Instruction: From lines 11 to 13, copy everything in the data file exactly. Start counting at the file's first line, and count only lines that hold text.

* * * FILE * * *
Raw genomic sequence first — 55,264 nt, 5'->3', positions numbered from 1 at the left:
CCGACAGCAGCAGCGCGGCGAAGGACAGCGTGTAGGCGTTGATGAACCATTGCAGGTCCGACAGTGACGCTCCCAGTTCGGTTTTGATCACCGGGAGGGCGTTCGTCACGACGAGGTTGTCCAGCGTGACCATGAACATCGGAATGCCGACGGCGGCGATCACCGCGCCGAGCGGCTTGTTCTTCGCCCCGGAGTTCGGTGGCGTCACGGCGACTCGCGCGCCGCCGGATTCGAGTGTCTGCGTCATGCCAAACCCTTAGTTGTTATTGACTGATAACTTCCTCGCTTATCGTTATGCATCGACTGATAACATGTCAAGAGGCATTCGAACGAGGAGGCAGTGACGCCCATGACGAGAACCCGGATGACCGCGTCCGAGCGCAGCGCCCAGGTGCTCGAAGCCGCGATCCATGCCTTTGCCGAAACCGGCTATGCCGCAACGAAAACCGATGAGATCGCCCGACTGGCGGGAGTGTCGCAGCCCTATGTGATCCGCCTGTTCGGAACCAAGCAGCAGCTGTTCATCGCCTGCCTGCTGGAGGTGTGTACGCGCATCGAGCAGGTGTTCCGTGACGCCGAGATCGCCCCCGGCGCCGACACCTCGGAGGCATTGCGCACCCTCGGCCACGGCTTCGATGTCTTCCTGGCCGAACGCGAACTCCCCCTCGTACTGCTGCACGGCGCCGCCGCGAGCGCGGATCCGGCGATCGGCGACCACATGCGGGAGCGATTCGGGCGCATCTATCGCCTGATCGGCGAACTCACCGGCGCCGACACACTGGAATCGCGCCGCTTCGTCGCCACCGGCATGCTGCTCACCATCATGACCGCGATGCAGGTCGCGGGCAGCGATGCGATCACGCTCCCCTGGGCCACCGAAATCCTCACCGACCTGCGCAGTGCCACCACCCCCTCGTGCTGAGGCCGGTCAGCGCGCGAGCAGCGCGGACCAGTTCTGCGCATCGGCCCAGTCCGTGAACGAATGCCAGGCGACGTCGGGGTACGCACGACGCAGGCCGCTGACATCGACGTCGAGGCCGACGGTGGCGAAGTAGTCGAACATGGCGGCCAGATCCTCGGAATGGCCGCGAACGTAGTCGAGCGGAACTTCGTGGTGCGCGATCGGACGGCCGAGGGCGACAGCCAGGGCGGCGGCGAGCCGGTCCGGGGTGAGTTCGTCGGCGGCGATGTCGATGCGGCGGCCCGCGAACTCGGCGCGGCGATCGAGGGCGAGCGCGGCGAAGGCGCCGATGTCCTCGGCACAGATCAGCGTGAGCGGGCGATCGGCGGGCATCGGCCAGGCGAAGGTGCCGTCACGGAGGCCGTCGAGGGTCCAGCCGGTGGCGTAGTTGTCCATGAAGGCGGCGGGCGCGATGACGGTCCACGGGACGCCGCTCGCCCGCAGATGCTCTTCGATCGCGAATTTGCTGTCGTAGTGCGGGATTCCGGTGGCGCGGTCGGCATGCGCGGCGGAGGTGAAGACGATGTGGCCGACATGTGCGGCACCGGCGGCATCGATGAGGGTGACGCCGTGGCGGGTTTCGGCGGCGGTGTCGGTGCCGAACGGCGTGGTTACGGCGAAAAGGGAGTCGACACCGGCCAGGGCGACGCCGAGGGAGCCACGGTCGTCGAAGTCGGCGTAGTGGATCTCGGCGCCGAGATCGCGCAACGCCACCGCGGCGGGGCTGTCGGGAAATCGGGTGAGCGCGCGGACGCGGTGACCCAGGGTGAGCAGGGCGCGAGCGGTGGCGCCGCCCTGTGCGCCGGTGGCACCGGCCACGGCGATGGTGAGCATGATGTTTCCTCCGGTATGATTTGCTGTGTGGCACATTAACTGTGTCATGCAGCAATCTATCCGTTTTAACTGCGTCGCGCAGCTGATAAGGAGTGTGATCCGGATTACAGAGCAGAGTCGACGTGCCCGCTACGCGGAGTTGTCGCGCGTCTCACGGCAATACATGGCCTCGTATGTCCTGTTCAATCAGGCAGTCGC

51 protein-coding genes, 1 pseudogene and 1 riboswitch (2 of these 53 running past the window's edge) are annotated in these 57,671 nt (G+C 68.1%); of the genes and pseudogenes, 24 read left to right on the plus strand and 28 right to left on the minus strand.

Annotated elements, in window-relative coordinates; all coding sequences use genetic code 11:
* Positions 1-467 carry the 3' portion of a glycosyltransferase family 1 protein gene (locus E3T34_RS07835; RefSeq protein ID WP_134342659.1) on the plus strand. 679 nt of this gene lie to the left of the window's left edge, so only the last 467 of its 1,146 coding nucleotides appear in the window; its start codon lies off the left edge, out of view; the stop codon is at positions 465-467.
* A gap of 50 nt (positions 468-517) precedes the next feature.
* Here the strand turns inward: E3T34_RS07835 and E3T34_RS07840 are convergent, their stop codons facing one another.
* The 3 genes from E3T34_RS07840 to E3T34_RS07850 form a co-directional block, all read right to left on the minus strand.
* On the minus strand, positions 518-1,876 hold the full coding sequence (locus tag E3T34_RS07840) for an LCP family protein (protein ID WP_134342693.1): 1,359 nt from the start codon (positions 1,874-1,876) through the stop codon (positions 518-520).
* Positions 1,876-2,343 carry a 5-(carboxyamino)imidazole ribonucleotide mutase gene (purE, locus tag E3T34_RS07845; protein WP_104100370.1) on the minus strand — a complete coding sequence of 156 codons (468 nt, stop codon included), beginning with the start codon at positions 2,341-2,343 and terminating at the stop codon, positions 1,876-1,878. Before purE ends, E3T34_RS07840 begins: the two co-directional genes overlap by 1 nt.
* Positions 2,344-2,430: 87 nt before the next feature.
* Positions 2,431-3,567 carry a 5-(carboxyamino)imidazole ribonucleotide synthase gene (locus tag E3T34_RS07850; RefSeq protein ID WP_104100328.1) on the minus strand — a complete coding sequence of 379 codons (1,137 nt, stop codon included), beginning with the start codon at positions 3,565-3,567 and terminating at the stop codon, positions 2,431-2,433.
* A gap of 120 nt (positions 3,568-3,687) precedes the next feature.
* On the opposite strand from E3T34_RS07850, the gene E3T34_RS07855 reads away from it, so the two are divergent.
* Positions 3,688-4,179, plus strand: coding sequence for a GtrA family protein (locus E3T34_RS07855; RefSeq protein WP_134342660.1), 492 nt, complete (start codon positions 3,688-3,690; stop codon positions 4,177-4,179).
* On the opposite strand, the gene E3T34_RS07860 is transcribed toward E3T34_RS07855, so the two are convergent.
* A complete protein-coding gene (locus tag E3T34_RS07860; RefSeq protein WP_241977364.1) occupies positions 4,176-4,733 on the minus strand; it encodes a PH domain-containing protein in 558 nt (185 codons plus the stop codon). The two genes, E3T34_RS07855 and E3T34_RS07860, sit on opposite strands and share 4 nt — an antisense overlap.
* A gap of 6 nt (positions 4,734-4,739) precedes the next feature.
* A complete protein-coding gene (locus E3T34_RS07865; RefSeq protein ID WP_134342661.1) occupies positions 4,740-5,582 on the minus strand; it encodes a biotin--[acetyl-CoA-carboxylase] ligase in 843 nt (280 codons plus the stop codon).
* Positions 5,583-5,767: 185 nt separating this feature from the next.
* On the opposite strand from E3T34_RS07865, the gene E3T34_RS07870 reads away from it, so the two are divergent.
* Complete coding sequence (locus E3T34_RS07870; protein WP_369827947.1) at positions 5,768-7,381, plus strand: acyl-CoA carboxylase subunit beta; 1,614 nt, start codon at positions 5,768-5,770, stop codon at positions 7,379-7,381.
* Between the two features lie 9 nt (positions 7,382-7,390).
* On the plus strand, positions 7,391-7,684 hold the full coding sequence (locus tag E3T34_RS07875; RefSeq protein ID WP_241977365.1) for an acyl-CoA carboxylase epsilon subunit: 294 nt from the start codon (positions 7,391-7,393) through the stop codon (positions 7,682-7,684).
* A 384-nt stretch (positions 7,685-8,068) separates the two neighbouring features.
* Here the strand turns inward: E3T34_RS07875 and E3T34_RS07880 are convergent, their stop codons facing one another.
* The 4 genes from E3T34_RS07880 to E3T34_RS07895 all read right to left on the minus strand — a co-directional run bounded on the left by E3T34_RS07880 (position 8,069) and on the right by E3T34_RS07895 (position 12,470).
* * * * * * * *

* Positions 2,344-2,430: 87 nt before the next feature.
* Positions 2,431-3,567 carry a 5-(carboxyamino)imidazole ribonucleotide synthase gene (locus tag E3T34_RS07850; RefSeq protein ID WP_104100328.1) on the minus strand — a complete coding sequence of 379 codons (1,137 nt, stop codon included), beginning with the start codon at positions 3,565-3,567 and terminating at the stop codon, positions 2,431-2,433.
* A gap of 120 nt (positions 3,568-3,687) precedes the next feature.